The Final 2015 Book List

If I share it with you on January 4 of 2016, it’s not THAT late. Plus, I squeezed one in there on that last day of the year, so here we go!  You can see the first two installments of 2015’s books here and here.

Remember! These are not all recommendations. In fact, it was a pretty blah year of books for me in general. But I’m going to the effort of finding links for the books I think you ought to check out. The others get a passing mention…

  • Where’d You Go, Bernadette by Maria Semple – Well-written and pretty interesting read. Contemporary sort of YA, with a nice look at a complicated mother/daughter relationship and ultimately at being exceptional in an ordinary world. Didn’t change my world, but I enjoyed reading it.
  • Cinder by Marissa Meyer – Not bad. YA distopian Cinderella story. Pretty interesting world, pretty solid characters. But somehow I just never did get into it. Maybe someday I’ll read the rest of the series? But it wasn’t compelling enough to hunt them down.
  • All the Light We Cannot See by Anthony Doerr – This is as good as everyone says it is. It’s just not my thing. Historical fiction of the serious, war-torn Europe variety. I forced myself to finish it out of respect for the wonderful characters and the tapestry he wove with them. It had some lovely moments, but still somehow didn’t lodge in my heart. Probably a me problem.
  • Go Set a Watchman by Harper Lee – This is better than you’ve been told. You have to think of it as a totally different novel than Mockingbird and just enjoy it for what it is. It’s not the best book ever written (That’s probably Mockingbird.) but it’s got its own genius. I absolutely LOVED the first half, one of the best coming home accounts I’ve ever read. The second half gets lost in a lot of talk about people’s thoughts, but it sheds some interesting light on how people actually thought. I was glad I had the chance to read it.
  • 24 Girls in 7 Days by Alex Bradley – Ridiculous contemporary YA about your typical geek boy trying to figure out life and also score a date. The main character was like able enough that I read the whole book. The plot was barely worthy of the word, but I don’t think it was meant to be. There’s really nothing else to say about this book.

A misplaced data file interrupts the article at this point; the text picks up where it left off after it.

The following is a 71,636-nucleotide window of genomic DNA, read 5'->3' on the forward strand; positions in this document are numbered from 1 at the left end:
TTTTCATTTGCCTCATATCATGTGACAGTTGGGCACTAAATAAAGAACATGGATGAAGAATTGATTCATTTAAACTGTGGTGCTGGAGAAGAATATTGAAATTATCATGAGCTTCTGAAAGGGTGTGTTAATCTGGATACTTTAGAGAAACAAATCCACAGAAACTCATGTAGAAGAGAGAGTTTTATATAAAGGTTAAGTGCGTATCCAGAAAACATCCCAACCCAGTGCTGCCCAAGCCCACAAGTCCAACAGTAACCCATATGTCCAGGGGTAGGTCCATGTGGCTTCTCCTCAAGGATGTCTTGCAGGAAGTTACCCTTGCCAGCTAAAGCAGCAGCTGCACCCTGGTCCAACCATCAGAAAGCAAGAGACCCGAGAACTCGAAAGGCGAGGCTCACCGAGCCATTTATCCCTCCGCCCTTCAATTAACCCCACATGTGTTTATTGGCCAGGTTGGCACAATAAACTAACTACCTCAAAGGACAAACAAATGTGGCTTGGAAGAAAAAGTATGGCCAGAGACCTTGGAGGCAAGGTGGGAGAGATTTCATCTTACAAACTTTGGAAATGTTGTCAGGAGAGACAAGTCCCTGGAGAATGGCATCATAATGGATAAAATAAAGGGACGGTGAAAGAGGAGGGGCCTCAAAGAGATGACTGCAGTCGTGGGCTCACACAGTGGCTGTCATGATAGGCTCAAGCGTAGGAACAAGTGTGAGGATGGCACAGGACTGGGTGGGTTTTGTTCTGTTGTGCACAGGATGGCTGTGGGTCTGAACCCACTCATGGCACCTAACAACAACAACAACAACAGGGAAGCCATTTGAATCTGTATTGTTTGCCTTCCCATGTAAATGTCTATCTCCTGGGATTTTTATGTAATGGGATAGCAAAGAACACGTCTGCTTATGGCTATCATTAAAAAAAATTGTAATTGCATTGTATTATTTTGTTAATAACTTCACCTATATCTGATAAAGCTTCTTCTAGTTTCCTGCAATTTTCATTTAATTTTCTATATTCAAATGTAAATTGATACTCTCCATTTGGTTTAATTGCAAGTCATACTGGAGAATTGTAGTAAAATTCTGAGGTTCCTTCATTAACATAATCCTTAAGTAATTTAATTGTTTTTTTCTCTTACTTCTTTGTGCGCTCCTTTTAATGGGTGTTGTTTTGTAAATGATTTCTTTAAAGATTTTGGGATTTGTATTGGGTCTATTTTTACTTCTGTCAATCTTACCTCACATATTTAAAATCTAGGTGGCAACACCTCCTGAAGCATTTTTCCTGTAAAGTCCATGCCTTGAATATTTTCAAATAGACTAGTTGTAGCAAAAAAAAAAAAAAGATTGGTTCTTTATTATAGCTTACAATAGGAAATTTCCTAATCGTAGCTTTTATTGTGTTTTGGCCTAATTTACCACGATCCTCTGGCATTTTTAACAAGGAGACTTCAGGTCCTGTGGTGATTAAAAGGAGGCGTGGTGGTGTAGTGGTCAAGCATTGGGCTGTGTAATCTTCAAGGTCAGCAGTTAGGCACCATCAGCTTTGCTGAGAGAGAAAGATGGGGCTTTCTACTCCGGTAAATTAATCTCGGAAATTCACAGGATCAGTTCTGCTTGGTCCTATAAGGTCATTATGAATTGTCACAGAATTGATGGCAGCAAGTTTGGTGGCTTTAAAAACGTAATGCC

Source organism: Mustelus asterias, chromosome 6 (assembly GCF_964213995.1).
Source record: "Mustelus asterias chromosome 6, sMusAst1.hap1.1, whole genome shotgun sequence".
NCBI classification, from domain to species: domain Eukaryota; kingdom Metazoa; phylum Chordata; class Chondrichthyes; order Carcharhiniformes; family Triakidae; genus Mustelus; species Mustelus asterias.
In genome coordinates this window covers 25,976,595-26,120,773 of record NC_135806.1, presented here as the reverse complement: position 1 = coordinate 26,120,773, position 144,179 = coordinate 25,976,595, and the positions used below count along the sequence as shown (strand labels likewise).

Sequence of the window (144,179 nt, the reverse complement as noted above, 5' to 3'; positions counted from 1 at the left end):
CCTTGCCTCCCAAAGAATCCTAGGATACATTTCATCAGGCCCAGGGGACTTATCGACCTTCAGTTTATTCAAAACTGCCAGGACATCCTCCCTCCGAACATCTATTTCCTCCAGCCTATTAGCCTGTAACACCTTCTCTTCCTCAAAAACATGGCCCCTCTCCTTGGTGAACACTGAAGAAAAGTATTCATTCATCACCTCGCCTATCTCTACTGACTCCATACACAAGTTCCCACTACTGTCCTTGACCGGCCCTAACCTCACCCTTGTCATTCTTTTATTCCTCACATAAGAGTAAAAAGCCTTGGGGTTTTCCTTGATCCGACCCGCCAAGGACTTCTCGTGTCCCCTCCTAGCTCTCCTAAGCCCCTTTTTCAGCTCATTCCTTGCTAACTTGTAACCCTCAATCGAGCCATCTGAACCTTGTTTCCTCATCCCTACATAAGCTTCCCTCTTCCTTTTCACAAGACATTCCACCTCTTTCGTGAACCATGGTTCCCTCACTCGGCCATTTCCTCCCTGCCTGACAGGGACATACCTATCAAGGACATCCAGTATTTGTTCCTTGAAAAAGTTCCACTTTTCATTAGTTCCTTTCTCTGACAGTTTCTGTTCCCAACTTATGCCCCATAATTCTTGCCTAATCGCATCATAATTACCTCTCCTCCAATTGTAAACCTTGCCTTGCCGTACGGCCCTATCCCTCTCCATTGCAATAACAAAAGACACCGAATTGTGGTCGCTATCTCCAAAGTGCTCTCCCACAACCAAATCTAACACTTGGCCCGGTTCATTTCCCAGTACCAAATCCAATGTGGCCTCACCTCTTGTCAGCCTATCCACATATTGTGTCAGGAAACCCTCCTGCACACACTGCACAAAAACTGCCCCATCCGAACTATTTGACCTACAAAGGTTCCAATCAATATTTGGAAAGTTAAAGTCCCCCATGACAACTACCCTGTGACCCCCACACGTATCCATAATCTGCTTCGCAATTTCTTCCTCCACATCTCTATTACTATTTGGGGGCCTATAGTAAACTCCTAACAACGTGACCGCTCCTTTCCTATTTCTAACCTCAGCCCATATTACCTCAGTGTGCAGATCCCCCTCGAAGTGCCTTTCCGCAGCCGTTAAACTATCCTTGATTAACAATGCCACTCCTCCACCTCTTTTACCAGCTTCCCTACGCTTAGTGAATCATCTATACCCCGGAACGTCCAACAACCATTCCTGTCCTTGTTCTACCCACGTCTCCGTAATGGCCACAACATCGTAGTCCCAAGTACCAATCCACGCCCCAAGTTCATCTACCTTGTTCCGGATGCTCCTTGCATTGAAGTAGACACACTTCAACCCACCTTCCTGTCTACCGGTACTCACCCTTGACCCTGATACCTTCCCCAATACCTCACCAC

• Jonathan Strange and Mr. Norell by Susanna Clark – This book is genius. Seriously, it’s a massive commitment, but you should make it. A book about the 18th Century, written in the 21st Century, but in a style that makes you feel like you’re reading Dickens. Almost. Because it’s so much better. Real magicians. Real magic. Real history. Except not, obviously, because magic. Its tone is delightfully playful, and Jonathan Strange is the most wonderful character I’ve met in years. After you’ve read it, watch the miniseries. It’s a lovingly accurate rendition.
  • The Bears’ Famous Invasion of Sicily by Dino Buzzati (readers’ guide by Lemony Snicket) – This is apparently an actual old book originally written in Italian. It is about exactly what the title says it is about, and therefore is the most wonderfully weird little book you can imagine. It only takes about an hour to read, and it’s worth it for the poems and the illustrations alone. The whole thing is absurd and funny, and if you can find it, you should spend an hour on it. You won’t be sorry.
  • The Last Dragonslayer by Jasper Fforde – Super fun and clean YA about an alternate version of magical England and a girl who is NOT magical, but rather a manger of magicians. I listened to the audio book, which I think was the best way to ingest this. I’m afraid some of the jokes wouldn’t have been funny if they hadn’t been read in the proper way. As it was, it was hilarious and fun, and you should check it out for your kids. There are sequels I haven’t read. Mostly because I’m waiting to find the audiobooks.